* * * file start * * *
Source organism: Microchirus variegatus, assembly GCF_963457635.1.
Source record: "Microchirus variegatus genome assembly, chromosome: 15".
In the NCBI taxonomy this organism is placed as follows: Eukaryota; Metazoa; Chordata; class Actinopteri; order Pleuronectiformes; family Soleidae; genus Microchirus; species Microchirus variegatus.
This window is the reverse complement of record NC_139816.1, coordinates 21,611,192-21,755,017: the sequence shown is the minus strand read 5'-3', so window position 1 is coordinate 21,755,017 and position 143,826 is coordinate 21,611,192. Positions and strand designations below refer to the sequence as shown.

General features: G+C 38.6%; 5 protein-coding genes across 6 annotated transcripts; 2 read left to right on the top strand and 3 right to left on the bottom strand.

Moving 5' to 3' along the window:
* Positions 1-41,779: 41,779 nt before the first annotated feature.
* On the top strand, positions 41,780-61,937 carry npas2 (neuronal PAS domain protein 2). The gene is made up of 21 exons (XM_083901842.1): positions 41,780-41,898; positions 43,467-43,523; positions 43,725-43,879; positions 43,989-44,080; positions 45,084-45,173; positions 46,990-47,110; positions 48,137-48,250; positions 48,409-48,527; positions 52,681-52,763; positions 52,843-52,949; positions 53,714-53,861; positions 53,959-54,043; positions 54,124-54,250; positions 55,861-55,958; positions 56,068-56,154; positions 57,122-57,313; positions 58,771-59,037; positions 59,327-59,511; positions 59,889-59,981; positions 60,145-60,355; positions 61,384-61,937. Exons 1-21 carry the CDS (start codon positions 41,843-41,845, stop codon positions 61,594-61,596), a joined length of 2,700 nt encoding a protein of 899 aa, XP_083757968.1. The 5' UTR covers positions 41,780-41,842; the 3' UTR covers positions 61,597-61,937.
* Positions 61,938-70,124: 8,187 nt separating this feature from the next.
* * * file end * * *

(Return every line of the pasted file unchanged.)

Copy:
Source organism: Microchirus variegatus, assembly GCF_963457635.1.
Source record: "Microchirus variegatus genome assembly, chromosome: 15".
In the NCBI taxonomy this organism is placed as follows: Eukaryota; Metazoa; Chordata; class Actinopteri; order Pleuronectiformes; family Soleidae; genus Microchirus; species Microchirus variegatus.
This window is the reverse complement of record NC_139816.1, coordinates 21,611,192-21,755,017: the sequence shown is the minus strand read 5'-3', so window position 1 is coordinate 21,755,017 and position 143,826 is coordinate 21,611,192. Positions and strand designations below refer to the sequence as shown.

General features: G+C 38.6%; 5 protein-coding genes across 6 annotated transcripts; 2 read left to right on the top strand and 3 right to left on the bottom strand.

Moving 5' to 3' along the window:
* Positions 1-41,779: 41,779 nt before the first annotated feature.
* On the top strand, positions 41,780-61,937 carry npas2 (neuronal PAS domain protein 2). The gene is made up of 21 exons (XM_083901842.1): positions 41,780-41,898; positions 43,467-43,523; positions 43,725-43,879; positions 43,989-44,080; positions 45,084-45,173; positions 46,990-47,110; positions 48,137-48,250; positions 48,409-48,527; positions 52,681-52,763; positions 52,843-52,949; positions 53,714-53,861; positions 53,959-54,043; positions 54,124-54,250; positions 55,861-55,958; positions 56,068-56,154; positions 57,122-57,313; positions 58,771-59,037; positions 59,327-59,511; positions 59,889-59,981; positions 60,145-60,355; positions 61,384-61,937. Exons 1-21 carry the CDS (start codon positions 41,843-41,845, stop codon positions 61,594-61,596), a joined length of 2,700 nt encoding a protein of 899 aa, XP_083757968.1. The 5' UTR covers positions 41,780-41,842; the 3' UTR covers positions 61,597-61,937.
* Positions 61,938-70,124: 8,187 nt separating this feature from the next.